However, as a theft deterrent, Toyota has decided to fit a gearlock as standard. This is a sensible choice since it is unfortunately true that these cars are not only sought after by paying customers… To engage the gearlock, the gear lever is placed in reverse and a chrome knob pushed down to lock. Unlocking is a bit more fiddly since the gear lever partially obscures the keyhole.
The hatch opens to a height of 1 800 mm, and there is a 650 mm load height. Once the rear seats (which are split 60:40) have been folded forward, a sizeable load volume of 968 dm3 is available.
Few Tazz owners will waste much time peering under the bonnet, yet the mechanicals are at the heart of the healthy sales figures consistently achieved by Toyota. The drive train has a reputation for being bullet-proof and, even when maintenance or repairs are needed, there is ample space in the engine bay for such activities, which should please the DIY owner. The overall appearance of the engine exudes quality, although the multitude of vacuum pipes around the carburettor look complicated, to the extent that a diagram is provided under the bonnet showing the layout of these pipes.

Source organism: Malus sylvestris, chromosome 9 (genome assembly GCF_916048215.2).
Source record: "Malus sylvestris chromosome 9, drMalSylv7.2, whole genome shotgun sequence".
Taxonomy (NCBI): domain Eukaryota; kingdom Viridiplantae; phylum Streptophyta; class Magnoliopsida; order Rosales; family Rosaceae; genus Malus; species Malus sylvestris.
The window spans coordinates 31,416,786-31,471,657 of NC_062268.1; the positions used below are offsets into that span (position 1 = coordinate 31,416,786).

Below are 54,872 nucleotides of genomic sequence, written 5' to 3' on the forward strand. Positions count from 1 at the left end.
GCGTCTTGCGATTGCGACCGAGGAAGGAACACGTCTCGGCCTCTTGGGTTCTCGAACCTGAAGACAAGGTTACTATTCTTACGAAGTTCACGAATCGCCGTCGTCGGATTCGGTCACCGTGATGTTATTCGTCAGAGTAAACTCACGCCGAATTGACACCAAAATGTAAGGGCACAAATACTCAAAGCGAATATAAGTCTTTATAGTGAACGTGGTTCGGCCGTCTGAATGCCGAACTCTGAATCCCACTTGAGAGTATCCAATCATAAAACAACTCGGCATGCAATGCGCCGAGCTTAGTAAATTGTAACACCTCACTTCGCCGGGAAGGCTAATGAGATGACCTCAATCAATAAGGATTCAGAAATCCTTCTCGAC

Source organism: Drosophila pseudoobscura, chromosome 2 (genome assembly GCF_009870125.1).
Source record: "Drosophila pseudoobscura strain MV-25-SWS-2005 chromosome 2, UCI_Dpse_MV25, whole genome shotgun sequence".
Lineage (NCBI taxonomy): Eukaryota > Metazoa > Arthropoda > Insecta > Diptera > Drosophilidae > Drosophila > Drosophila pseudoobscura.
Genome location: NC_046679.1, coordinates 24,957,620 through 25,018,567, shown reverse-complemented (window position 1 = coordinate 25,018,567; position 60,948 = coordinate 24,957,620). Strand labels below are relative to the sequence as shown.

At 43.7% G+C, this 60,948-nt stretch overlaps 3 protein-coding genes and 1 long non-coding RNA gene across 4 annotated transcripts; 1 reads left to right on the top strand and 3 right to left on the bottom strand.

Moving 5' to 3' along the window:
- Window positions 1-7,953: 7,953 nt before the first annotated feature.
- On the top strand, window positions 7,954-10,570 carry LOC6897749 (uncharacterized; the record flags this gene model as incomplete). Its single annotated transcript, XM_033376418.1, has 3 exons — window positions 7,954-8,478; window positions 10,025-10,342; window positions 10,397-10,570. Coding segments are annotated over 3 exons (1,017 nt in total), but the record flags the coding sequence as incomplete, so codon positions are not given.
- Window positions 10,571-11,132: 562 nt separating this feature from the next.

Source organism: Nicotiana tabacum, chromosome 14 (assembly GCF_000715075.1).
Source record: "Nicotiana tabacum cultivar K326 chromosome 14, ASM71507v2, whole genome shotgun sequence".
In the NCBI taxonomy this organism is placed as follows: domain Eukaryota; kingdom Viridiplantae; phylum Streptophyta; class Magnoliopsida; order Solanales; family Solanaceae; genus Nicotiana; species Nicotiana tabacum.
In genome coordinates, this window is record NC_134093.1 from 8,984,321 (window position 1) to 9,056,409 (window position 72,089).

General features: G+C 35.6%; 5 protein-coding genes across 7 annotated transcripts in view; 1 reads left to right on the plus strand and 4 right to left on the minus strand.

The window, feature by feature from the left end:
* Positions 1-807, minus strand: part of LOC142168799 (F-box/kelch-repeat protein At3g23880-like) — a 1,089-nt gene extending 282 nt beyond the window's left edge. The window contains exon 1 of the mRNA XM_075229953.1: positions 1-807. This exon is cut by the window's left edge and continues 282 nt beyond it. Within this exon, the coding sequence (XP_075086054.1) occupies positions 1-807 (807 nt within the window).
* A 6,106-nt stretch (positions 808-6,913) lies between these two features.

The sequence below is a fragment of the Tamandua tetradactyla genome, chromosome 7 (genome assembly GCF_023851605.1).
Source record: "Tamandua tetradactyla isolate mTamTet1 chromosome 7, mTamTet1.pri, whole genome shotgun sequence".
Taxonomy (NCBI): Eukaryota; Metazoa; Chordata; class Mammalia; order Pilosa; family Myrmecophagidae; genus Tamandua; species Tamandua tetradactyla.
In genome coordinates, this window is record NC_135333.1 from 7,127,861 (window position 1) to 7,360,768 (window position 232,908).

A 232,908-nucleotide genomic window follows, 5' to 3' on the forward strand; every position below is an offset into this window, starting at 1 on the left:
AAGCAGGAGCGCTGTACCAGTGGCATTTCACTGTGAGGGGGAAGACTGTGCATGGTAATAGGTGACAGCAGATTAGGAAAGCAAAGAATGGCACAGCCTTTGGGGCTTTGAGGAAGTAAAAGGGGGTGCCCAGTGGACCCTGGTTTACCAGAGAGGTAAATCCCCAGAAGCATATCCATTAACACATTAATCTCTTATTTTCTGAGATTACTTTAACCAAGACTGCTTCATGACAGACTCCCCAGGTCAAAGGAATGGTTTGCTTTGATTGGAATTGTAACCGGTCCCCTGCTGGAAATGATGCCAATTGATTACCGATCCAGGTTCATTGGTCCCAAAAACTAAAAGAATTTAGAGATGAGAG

The engine revs very willingly and does not seem to have a limiter. Although it can be revved hard, there is really no need, since there is a good spread of torque across the range. A sporty note is provided by the exhaust design, which produces a racy sounding rasp between 3 000 and 3 500 r/min, reminiscent of Opel Kadetts/
Monzas of the ’80s and some Fiats from the ’70s. This is not an unpleasant sound and, once cruising at 120 km/h, one has passed through the resonance period
Acceleration is quite nippy with the willing engine and slick gearchange, provided that snap changes are not attempted, since the lever tends to baulk through the gate if used in earnest. Driven normally, progress is effortless. The engine still has the typical performance flat spot found with these carburettor-fed units, occasionally occuring when accelerating at more than half throttle. This is, presumably, caused by a change in manifold depression when the second choke starts opening, and can be felt as a hesitation in the acceleration, but fortunately not to such an extent that it would upset many people.
LIKES & DISLIKES